Full Text Available The availability of infectious full-length clone is indispensable for reverse genetics studies of virus biology, pathology and construction of viral vectors. However, for RNA viruses with large genome sizes or those exhibiting inherent cloning difficulties, procedure to generate biologically active complementary DNA (cDNA clones can be time-consuming or technically challenging. Here we have constructed a yeast-Escherichia coli-Agrobacterium shuttle vector that enables highly efficient homologous recombination in yeast for assembly of Agrobacterium compatible plant virus clones. Using this vector, we show that infectious cDNA clones of a plant negative-stranded RNA virus, sonchus yellow net rhabdovirus, can be rapidly assembled. In addition, one-step assembly of infectious clones of potato virus Y in yeast, either with or without intron, was readily achieved from as many as eight overlapping DNA fragments. More importantly, the recovered yeast plasmids can be transformed directly into Agrobacterium for inoculation, thereby obviating the E. coli cloning steps and associated toxicity issues. This method is rapid, highly efficient and cost-effective and should be readily applicable to a broad range of plant viruses.

  18. Construction of a lncRNA-mediated feed-forward loop network reveals global topological features and prognostic motifs in human cancers.

    Science.gov (United States)

    Ning, Shangwei; Gao, Yue; Wang, Peng; Li, Xiang; Zhi, Hui; Zhang, Yan; Liu, Yue; Zhang, Jizhou; Guo, Maoni; Han, Dong; Li, Xia

    2016-07-19

    Long non-coding RNAs (lncRNAs), transcription factors and microRNAs can form lncRNA-mediated feed-forward loops (L-FFLs), which are functional network motifs that regulate a wide range of biological processes, such as development and carcinogenesis. However, L-FFL network motifs have not been systematically identified, and their roles in human cancers are largely unknown. In this study, we computationally integrated data from multiple sources to construct a global L-FFL network for six types of human cancer and characterized the topological features of the network. Our approach revealed several dysregulated L-FFL motifs common across different cancers or specific to particular cancers. We also found that L-FFL motifs can take part in other types of regulatory networks, such as mRNA-mediated FFLs and ceRNA networks, and form the more complex networks in human cancers. In addition, survival analyses further indicated that L-FFL motifs could potentially serve as prognostic biomarkers. Collectively, this study elucidated the roles of L-FFL motifs in human cancers, which could be beneficial for understanding cancer pathogenesis and treatment.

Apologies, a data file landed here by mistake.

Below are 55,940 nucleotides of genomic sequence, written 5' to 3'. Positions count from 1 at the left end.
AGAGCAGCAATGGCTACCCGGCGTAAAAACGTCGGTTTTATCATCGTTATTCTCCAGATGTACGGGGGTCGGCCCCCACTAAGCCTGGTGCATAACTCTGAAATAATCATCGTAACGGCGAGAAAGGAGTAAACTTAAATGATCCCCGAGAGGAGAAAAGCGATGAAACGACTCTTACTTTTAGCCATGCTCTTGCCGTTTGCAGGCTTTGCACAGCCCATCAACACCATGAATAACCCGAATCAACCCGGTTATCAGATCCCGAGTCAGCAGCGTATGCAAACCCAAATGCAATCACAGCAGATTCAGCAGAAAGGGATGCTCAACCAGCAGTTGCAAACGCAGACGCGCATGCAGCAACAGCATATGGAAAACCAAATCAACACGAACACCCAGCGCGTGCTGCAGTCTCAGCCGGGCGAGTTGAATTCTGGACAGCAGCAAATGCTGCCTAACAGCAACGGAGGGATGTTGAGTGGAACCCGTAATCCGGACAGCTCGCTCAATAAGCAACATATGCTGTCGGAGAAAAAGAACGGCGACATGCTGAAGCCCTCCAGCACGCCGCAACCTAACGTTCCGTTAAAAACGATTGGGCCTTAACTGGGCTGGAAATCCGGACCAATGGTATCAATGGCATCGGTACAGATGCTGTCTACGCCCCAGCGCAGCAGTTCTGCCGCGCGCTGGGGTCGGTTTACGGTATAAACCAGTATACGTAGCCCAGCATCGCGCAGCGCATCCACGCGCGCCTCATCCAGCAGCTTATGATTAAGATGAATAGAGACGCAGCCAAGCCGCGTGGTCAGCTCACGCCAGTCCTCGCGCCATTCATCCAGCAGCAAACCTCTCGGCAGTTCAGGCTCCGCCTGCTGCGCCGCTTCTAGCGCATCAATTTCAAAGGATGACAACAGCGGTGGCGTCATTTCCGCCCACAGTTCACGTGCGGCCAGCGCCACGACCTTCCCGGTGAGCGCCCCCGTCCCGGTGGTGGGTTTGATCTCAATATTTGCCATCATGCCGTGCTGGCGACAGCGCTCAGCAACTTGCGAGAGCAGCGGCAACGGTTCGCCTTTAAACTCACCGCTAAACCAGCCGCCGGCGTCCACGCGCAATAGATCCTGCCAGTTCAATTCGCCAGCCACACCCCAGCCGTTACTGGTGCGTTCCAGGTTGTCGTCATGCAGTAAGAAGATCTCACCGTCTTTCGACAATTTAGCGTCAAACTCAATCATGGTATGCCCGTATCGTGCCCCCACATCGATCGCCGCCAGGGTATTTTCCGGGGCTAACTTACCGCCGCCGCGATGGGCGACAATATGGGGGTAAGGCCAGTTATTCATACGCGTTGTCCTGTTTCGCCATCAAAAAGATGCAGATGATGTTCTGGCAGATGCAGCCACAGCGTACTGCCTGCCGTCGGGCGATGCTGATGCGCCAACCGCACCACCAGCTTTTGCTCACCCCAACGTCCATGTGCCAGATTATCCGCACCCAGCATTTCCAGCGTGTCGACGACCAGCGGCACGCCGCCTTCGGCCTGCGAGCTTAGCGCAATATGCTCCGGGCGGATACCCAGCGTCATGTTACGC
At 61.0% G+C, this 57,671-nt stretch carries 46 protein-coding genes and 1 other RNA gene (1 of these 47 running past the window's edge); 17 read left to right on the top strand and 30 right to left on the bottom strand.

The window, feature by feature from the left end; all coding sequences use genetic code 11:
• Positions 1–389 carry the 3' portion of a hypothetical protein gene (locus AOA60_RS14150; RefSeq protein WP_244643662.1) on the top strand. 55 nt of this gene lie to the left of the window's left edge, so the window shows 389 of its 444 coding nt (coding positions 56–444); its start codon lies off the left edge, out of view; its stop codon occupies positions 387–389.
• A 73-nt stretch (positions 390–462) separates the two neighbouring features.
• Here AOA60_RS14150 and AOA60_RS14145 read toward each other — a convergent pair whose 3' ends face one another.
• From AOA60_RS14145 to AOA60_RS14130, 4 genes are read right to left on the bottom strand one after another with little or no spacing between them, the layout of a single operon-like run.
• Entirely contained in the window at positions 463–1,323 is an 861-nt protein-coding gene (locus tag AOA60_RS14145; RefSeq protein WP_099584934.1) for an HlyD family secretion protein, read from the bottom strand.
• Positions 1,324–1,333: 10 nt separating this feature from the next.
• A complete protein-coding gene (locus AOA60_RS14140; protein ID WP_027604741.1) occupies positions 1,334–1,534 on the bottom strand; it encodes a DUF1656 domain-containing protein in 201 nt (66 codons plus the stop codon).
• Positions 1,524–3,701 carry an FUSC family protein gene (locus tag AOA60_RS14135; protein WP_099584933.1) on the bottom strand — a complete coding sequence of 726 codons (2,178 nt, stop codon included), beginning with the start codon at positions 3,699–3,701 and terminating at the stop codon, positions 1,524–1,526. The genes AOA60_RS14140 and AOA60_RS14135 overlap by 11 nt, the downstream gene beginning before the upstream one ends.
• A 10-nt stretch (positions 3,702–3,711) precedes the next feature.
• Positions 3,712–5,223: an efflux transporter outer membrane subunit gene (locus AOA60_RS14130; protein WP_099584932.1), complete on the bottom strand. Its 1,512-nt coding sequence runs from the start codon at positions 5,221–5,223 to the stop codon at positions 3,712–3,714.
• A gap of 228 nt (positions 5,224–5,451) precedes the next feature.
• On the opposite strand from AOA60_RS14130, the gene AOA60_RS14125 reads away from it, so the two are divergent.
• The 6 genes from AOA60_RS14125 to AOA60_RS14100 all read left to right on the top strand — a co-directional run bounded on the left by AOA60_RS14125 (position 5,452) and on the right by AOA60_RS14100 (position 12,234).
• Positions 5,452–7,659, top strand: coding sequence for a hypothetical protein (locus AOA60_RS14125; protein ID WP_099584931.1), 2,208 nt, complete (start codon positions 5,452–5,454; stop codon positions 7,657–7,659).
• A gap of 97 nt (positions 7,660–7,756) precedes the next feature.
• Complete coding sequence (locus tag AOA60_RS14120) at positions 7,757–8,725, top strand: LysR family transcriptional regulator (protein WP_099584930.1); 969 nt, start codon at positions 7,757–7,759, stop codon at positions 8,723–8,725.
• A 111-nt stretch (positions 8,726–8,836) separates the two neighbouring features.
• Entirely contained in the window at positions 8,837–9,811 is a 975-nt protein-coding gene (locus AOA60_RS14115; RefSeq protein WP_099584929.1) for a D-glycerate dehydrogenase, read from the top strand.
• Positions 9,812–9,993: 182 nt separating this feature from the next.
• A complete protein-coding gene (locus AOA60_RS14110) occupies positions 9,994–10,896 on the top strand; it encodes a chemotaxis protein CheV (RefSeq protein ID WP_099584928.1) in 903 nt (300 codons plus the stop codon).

19. Different Fluorophore Labeling Strategies and Designs Affect Millisecond Kinetics of DNA Hairpins

    Directory of Open Access Journals (Sweden)

    Andreas Hartmann

    2014-09-01

    Full Text Available Changes in molecular conformations are one of the major driving forces of complex biological processes. Many studies based on single-molecule techniques have shed light on conformational dynamics and contributed to a better understanding of living matter. In particular, single-molecule FRET experiments have revealed unprecedented information at various time scales varying from milliseconds to seconds. The choice and the attachment of fluorophores is a pivotal requirement for single-molecule FRET experiments. One particularly well-studied millisecond conformational change is the opening and closing of DNA hairpin structures. In this study, we addressed the influence of base- and terminal-labeled fluorophores as well as the fluorophore DNA interactions on the extracted kinetic information of the DNA hairpin. Gibbs free energies varied from ∆G0 = −3.6 kJ/mol to ∆G0 = −0.2 kJ/mol for the identical DNA hairpin modifying only the labeling scheme and design of the DNA sample. In general, the base-labeled DNA hairpin is significantly destabilized compared to the terminal-labeled DNA hairpin and fluorophore DNA interactions additionally stabilize the closed state of the DNA hairpin. Careful controls and variations of fluorophore attachment chemistry are essential for a mostly undisturbed measurement of the underlying energy landscape of biomolecules.

  20. Thermodynamic, structural and fluorescent characteristics of DNA hairpins containing functionalized pyrrolo-2'-deoxycytidines.

    Science.gov (United States)

    Jahnz-Wechmann, Zofia; Lisowiec-Wachnicka, Jolanta; Framski, Grzegorz; Kosman, Joanna; Boryski, Jerzy; Pasternak, Anna

    2017-04-01